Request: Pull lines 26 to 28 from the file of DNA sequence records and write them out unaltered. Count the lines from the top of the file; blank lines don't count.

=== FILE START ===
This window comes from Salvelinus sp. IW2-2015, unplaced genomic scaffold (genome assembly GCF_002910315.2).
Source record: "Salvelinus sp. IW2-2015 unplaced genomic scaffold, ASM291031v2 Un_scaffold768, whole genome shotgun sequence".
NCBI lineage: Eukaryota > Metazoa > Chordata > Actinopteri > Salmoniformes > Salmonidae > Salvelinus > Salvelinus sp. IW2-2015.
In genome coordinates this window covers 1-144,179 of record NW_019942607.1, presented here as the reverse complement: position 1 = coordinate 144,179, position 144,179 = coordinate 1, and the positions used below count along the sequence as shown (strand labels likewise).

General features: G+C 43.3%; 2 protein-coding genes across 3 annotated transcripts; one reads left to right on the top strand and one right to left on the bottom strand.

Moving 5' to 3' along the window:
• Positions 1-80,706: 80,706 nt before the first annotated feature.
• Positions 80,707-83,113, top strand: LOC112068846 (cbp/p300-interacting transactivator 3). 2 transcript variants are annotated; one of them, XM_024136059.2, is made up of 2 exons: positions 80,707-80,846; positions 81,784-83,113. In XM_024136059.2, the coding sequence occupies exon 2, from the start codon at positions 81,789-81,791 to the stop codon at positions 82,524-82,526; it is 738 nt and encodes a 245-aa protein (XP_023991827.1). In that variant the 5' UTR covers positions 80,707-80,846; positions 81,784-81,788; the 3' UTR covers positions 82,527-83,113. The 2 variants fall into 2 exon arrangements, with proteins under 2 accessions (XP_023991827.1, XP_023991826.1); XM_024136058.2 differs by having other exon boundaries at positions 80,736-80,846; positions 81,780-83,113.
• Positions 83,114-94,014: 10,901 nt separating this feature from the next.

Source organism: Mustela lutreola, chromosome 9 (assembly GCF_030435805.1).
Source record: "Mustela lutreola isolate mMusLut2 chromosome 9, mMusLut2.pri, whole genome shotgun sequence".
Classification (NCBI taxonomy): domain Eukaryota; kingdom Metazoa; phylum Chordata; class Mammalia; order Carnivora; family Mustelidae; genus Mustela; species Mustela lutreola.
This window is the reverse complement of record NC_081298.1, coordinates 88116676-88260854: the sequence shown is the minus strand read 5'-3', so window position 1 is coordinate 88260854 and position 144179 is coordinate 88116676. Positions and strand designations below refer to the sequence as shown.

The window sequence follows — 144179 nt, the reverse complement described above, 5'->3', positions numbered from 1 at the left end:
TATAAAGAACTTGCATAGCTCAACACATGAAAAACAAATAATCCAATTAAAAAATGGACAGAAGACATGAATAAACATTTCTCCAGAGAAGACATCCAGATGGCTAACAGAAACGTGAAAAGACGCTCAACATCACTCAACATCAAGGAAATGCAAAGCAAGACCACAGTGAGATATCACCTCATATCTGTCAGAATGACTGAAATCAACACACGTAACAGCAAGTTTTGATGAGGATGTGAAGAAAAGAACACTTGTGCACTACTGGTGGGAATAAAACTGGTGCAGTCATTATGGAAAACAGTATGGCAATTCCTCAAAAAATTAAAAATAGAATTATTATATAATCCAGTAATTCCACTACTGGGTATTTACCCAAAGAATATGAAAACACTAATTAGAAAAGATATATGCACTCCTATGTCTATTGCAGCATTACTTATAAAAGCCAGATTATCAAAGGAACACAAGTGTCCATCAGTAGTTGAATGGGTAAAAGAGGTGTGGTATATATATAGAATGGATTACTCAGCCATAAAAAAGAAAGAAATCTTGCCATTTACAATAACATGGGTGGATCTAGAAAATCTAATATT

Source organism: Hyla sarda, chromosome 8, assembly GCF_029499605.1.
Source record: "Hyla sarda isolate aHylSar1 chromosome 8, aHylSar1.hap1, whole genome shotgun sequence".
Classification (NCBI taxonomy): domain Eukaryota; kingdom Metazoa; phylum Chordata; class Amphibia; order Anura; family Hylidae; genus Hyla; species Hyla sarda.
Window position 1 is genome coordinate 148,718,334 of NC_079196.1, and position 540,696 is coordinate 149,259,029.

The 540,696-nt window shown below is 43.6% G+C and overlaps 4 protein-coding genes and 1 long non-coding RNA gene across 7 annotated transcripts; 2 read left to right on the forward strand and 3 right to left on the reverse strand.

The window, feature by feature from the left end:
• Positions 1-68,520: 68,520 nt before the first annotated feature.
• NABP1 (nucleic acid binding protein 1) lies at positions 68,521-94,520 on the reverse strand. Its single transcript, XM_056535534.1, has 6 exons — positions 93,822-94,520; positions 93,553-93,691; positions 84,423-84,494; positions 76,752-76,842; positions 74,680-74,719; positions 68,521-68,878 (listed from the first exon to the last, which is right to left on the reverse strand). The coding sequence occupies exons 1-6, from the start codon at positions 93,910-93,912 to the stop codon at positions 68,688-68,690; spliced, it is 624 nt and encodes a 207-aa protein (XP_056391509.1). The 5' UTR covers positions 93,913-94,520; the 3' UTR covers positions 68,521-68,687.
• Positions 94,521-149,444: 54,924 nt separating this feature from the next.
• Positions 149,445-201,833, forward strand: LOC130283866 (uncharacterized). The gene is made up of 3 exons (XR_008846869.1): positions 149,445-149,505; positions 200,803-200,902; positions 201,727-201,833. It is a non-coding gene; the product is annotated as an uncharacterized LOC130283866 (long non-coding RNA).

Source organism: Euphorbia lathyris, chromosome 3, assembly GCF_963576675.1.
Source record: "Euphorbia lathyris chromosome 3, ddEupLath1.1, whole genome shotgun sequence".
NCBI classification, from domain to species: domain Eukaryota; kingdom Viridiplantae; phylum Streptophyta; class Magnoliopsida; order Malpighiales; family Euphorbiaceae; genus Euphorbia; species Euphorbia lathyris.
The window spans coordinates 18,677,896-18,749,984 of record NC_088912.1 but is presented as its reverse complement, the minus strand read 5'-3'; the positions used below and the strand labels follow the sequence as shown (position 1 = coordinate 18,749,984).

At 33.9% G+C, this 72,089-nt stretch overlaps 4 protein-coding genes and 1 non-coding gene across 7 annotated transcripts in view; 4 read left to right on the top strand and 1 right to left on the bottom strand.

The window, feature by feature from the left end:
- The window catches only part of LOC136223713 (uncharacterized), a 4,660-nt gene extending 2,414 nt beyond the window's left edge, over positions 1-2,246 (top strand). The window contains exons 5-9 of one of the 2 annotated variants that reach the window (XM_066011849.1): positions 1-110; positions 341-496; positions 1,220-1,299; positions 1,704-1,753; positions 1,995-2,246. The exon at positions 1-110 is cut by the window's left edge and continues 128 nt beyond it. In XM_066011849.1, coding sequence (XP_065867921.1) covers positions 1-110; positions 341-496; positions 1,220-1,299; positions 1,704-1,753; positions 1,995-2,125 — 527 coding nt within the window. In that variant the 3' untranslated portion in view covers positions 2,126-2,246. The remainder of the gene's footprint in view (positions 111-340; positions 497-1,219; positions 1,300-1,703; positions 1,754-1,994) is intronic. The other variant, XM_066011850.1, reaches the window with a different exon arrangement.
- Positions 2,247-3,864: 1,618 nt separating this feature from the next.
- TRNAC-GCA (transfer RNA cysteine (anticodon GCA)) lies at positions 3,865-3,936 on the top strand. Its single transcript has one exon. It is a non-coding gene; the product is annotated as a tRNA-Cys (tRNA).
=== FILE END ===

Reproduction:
Source organism: Euphorbia lathyris, chromosome 3, assembly GCF_963576675.1.
Source record: "Euphorbia lathyris chromosome 3, ddEupLath1.1, whole genome shotgun sequence".
NCBI classification, from domain to species: domain Eukaryota; kingdom Viridiplantae; phylum Streptophyta; class Magnoliopsida; order Malpighiales; family Euphorbiaceae; genus Euphorbia; species Euphorbia lathyris.